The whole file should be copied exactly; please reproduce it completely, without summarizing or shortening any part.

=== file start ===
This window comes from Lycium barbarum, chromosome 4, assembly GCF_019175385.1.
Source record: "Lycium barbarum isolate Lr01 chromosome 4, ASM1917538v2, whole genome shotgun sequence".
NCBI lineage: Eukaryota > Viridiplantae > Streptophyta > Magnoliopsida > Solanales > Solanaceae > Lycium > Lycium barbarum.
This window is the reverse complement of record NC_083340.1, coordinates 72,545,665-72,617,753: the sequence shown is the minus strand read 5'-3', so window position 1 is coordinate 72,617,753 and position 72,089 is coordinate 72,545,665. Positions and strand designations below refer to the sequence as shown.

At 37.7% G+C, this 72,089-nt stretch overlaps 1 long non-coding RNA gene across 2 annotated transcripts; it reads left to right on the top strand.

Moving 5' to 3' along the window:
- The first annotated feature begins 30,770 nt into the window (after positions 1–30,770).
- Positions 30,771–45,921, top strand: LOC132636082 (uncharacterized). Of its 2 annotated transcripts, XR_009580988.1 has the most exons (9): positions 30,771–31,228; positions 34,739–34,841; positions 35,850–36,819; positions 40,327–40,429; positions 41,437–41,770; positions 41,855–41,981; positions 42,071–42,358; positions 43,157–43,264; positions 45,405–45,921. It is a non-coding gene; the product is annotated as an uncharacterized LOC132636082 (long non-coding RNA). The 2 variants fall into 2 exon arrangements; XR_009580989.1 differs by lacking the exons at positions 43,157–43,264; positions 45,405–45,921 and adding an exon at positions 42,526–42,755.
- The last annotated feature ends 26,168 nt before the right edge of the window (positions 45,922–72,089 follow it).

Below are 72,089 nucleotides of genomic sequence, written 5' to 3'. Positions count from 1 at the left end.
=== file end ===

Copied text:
This window comes from Lycium barbarum, chromosome 4, assembly GCF_019175385.1.
Source record: "Lycium barbarum isolate Lr01 chromosome 4, ASM1917538v2, whole genome shotgun sequence".
NCBI lineage: Eukaryota > Viridiplantae > Streptophyta > Magnoliopsida > Solanales > Solanaceae > Lycium > Lycium barbarum.
This window is the reverse complement of record NC_083340.1, coordinates 72,545,665-72,617,753: the sequence shown is the minus strand read 5'-3', so window position 1 is coordinate 72,617,753 and position 72,089 is coordinate 72,545,665. Positions and strand designations below refer to the sequence as shown.

At 37.7% G+C, this 72,089-nt stretch overlaps 1 long non-coding RNA gene across 2 annotated transcripts; it reads left to right on the top strand.

Moving 5' to 3' along the window:
- The first annotated feature begins 30,770 nt into the window (after positions 1–30,770).
- Positions 30,771–45,921, top strand: LOC132636082 (uncharacterized). Of its 2 annotated transcripts, XR_009580988.1 has the most exons (9): positions 30,771–31,228; positions 34,739–34,841; positions 35,850–36,819; positions 40,327–40,429; positions 41,437–41,770; positions 41,855–41,981; positions 42,071–42,358; positions 43,157–43,264; positions 45,405–45,921. It is a non-coding gene; the product is annotated as an uncharacterized LOC132636082 (long non-coding RNA). The 2 variants fall into 2 exon arrangements; XR_009580989.1 differs by lacking the exons at positions 43,157–43,264; positions 45,405–45,921 and adding an exon at positions 42,526–42,755.
- The last annotated feature ends 26,168 nt before the right edge of the window (positions 45,922–72,089 follow it).

Below are 72,089 nucleotides of genomic sequence, written 5' to 3'. Positions count from 1 at the left end.